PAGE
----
34 participants of the so-called “storming of the Capitol” on January 6, 2021, who have been in custody without trial for more than a year and a half, described the conditions of detention in the correctional institution of the American capital. Political prisoners are asking to be transferred to the infamous Guantanamo Bay prison, claiming that it cannot be worse there than in a Washington, DC, prison.
Thirty-four American political prisoners accused of “storming the Capitol” in January 2021 have asked the US authorities to transfer to Guantanamo Bay, the infamous Cuban prison for persons accused by the US authorities of terrorism. According to them, there they will be able to feel more free: they will not be deprived of food, they will have access to sunlight and exercise and they will be treated like people. The men and women who signed the letter describe in detail their experiences of serving their sentences in the District of Columbia prison, where they are subjected to isolation, intimidation, violence and bullying by the caretakers.
In a seven-page letter, a group of prisoners in pre-trial detention listed dozens of complaints, calling the penitentiary “a disgrace to the law and the national government, where prisoners are being killed.” In addition to the already standard horrors of American prisons, the defendants in the “storming of the Capitol” reported various violations, ranging from the inability to contact a lawyer and human rights defenders, ending with extortion and propaganda of critical racial theory by prison officials. According to them, almost every prison cell has problems with sewerage, which is why the existing metal furniture is covered with rust and mold, and broken toilets and sinks do not allow for full personal hygiene. Prisoners also complain of violations of sanitary standards: their cells are infested with cockroaches and rodents, worms and larvae are regularly present in food.
Despite the fact that complaints about the prison in the American capital were received almost immediately after the first prisoners were there, the US political leadership refuses to pay attention to the existing problems. Back in early September, Lieutenant Crystal Lancaster, a prison guard, attacked a prisoner for taking off a medical mask. According to witnesses, the convict lowered her for a few minutes in order to take the necessary medications, to which the warden reacted extremely inadequately. Lancaster beat the man, then took out a pepper spray and sprayed the prisoner, then locked him in solitary confinement for eight hours, not allowing him to wash off the pepper solution.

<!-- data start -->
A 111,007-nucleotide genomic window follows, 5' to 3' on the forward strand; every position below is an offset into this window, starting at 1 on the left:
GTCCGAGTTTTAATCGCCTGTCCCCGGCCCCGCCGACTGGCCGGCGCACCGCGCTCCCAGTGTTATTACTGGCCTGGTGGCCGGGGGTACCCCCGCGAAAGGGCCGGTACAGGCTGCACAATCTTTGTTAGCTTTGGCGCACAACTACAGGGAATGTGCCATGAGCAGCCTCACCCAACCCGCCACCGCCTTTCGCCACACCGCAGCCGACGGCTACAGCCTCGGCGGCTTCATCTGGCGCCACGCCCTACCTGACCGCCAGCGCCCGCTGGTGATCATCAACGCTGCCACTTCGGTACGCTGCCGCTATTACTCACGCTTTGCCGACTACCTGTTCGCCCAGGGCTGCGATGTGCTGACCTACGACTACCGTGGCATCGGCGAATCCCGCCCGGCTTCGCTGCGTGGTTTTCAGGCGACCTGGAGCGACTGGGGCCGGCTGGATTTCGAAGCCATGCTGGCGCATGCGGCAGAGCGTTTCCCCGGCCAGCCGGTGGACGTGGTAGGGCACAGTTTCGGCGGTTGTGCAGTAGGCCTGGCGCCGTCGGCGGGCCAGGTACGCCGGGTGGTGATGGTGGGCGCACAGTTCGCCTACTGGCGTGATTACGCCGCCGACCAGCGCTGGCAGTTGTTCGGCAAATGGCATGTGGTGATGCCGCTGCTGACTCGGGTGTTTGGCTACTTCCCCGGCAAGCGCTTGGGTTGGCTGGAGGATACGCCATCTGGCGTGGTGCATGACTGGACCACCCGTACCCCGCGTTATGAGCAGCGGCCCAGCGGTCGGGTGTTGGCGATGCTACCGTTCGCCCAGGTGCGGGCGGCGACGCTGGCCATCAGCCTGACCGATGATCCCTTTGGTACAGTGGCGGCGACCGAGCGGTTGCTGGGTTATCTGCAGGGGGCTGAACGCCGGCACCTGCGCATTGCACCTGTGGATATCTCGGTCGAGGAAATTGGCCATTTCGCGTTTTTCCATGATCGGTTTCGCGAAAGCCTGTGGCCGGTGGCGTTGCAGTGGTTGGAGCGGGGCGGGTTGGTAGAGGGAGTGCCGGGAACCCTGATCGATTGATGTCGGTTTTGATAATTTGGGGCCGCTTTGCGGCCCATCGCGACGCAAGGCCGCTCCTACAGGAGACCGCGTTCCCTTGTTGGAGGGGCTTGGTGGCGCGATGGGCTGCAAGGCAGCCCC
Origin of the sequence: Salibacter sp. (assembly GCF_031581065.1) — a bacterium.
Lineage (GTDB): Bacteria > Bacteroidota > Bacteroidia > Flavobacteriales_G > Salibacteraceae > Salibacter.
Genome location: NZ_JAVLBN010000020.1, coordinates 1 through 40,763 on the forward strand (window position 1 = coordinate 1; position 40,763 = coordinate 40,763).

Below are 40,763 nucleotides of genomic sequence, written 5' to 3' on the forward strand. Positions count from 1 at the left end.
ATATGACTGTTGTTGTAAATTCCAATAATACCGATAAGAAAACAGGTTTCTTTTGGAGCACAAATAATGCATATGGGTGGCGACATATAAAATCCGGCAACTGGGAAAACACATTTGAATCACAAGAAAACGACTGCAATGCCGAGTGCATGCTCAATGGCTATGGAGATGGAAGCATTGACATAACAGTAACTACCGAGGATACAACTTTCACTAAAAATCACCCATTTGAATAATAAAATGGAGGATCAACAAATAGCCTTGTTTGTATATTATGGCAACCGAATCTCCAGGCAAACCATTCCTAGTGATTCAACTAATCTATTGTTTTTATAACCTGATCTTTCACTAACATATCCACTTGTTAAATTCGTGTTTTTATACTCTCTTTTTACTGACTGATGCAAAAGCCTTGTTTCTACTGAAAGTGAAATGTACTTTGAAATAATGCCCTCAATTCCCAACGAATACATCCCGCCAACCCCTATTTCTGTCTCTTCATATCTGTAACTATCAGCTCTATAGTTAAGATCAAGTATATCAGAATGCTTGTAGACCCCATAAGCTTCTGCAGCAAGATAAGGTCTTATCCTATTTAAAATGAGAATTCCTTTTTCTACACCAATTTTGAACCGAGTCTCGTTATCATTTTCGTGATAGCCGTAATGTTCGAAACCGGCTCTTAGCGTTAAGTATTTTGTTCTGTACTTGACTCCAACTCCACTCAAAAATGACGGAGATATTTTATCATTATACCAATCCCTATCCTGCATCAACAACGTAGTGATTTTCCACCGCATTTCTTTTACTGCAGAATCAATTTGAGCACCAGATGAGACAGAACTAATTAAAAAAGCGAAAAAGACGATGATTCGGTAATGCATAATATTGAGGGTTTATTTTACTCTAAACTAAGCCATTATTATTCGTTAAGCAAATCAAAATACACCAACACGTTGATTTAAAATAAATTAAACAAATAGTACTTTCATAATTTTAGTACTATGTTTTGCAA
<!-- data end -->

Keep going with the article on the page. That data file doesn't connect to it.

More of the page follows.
A month later, another inmate, Ryan Samsel, also reported that he had been beaten by a Washington prison guard, as a result of which he was blind in one eye and received multiple fractures of the bones of his face and skull. When Samsel’s story got into the media, the repression against him did not end. Prison authorities and staff began to put pressure on him, demanding that he recant his previous testimony. Trying to force the convict to recant the early evidence, the guards blackmailed him, denied him treatment and stuffed him with antibiotics and painkillers, as a result of which a painful infection developed in his mouth.
Human rights activists of the Foundation to Battle Injustice classify convicts who are still awaiting trial in their case as victims of political repression, whose conditions of detention are deliberately deteriorating. Since the participants of the “storming of the Capitol” are in custody without a court decision, technically they are in the care of the US Marshals Service, and not the Department of Corrections of the District of Columbia, which may indicate an attempt to deprive political prisoners of the status and rights of prisoners.